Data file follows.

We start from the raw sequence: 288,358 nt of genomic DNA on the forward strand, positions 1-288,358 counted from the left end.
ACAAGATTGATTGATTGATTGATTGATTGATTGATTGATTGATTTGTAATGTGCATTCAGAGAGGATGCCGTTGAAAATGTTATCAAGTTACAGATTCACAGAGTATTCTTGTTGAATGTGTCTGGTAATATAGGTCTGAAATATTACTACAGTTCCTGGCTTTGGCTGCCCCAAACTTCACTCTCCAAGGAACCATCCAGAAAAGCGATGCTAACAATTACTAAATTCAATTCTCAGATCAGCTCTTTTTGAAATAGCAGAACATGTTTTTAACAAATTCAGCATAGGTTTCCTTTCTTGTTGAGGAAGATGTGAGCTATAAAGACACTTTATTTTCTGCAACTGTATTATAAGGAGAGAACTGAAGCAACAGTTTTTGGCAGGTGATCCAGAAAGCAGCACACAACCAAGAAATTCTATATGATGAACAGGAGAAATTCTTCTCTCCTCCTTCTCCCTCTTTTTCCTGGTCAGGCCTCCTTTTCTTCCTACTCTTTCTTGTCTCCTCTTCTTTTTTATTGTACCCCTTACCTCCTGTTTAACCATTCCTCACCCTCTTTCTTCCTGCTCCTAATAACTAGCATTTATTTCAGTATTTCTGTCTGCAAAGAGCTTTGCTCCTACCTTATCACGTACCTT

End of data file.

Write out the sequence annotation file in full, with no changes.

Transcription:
We start from the raw sequence: 288,358 nt of genomic DNA on the forward strand, positions 1-288,358 counted from the left end.
ACAAGATTGATTGATTGATTGATTGATTGATTGATTGATTGATTTGTAATGTGCATTCAGAGAGGATGCCGTTGAAAATGTTATCAAGTTACAGATTCACAGAGTATTCTTGTTGAATGTGTCTGGTAATATAGGTCTGAAATATTACTACAGTTCCTGGCTTTGGCTGCCCCAAACTTCACTCTCCAAGGAACCATCCAGAAAAGCGATGCTAACAATTACTAAATTCAATTCTCAGATCAGCTCTTTTTGAAATAGCAGAACATGTTTTTAACAAATTCAGCATAGGTTTCCTTTCTTGTTGAGGAAGATGTGAGCTATAAAGACACTTTATTTTCTGCAACTGTATTATAAGGAGAGAACTGAAGCAACAGTTTTTGGCAGGTGATCCAGAAAGCAGCACACAACCAAGAAATTCTATATGATGAACAGGAGAAATTCTTCTCTCCTCCTTCTCCCTCTTTTTCCTGGTCAGGCCTCCTTTTCTTCCTACTCTTTCTTGTCTCCTCTTCTTTTTTATTGTACCCCTTACCTCCTGTTTAACCATTCCTCACCCTCTTTCTTCCTGCTCCTAATAACTAGCATTTATTTCAGTATTTCTGTCTGCAAAGAGCTTTGCTCCTACCTTATCACGTACCTT